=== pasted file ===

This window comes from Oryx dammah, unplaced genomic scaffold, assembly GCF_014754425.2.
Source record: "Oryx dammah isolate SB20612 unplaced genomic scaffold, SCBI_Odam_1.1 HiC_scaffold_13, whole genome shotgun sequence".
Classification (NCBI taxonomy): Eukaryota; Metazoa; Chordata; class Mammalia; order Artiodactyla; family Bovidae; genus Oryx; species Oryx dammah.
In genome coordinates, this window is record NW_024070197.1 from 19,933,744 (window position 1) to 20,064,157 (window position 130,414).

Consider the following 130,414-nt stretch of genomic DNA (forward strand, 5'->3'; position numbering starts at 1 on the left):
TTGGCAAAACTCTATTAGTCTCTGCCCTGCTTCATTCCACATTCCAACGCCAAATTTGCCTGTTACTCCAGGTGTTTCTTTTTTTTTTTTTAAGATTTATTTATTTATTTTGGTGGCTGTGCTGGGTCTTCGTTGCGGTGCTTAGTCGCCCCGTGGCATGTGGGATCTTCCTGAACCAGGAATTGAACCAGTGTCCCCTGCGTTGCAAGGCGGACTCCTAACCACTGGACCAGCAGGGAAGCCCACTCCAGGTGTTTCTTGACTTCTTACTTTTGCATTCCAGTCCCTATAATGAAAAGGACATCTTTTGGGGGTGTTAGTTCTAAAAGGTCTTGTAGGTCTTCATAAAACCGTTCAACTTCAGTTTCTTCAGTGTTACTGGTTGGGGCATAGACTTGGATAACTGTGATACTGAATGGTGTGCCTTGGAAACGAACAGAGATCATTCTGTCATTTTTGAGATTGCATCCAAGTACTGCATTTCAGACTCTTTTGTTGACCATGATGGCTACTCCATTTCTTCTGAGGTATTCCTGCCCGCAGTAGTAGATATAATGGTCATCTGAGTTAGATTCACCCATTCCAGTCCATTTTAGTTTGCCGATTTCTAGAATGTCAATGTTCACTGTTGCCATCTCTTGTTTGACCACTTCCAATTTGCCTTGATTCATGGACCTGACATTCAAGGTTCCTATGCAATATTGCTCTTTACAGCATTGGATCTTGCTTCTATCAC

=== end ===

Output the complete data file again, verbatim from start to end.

This window comes from Oryx dammah, unplaced genomic scaffold, assembly GCF_014754425.2.
Source record: "Oryx dammah isolate SB20612 unplaced genomic scaffold, SCBI_Odam_1.1 HiC_scaffold_13, whole genome shotgun sequence".
Classification (NCBI taxonomy): Eukaryota; Metazoa; Chordata; class Mammalia; order Artiodactyla; family Bovidae; genus Oryx; species Oryx dammah.
In genome coordinates, this window is record NW_024070197.1 from 19,933,744 (window position 1) to 20,064,157 (window position 130,414).

Consider the following 130,414-nt stretch of genomic DNA (forward strand, 5'->3'; position numbering starts at 1 on the left):
TTGGCAAAACTCTATTAGTCTCTGCCCTGCTTCATTCCACATTCCAACGCCAAATTTGCCTGTTACTCCAGGTGTTTCTTTTTTTTTTTTTAAGATTTATTTATTTATTTTGGTGGCTGTGCTGGGTCTTCGTTGCGGTGCTTAGTCGCCCCGTGGCATGTGGGATCTTCCTGAACCAGGAATTGAACCAGTGTCCCCTGCGTTGCAAGGCGGACTCCTAACCACTGGACCAGCAGGGAAGCCCACTCCAGGTGTTTCTTGACTTCTTACTTTTGCATTCCAGTCCCTATAATGAAAAGGACATCTTTTGGGGGTGTTAGTTCTAAAAGGTCTTGTAGGTCTTCATAAAACCGTTCAACTTCAGTTTCTTCAGTGTTACTGGTTGGGGCATAGACTTGGATAACTGTGATACTGAATGGTGTGCCTTGGAAACGAACAGAGATCATTCTGTCATTTTTGAGATTGCATCCAAGTACTGCATTTCAGACTCTTTTGTTGACCATGATGGCTACTCCATTTCTTCTGAGGTATTCCTGCCCGCAGTAGTAGATATAATGGTCATCTGAGTTAGATTCACCCATTCCAGTCCATTTTAGTTTGCCGATTTCTAGAATGTCAATGTTCACTGTTGCCATCTCTTGTTTGACCACTTCCAATTTGCCTTGATTCATGGACCTGACATTCAAGGTTCCTATGCAATATTGCTCTTTACAGCATTGGATCTTGCTTCTATCAC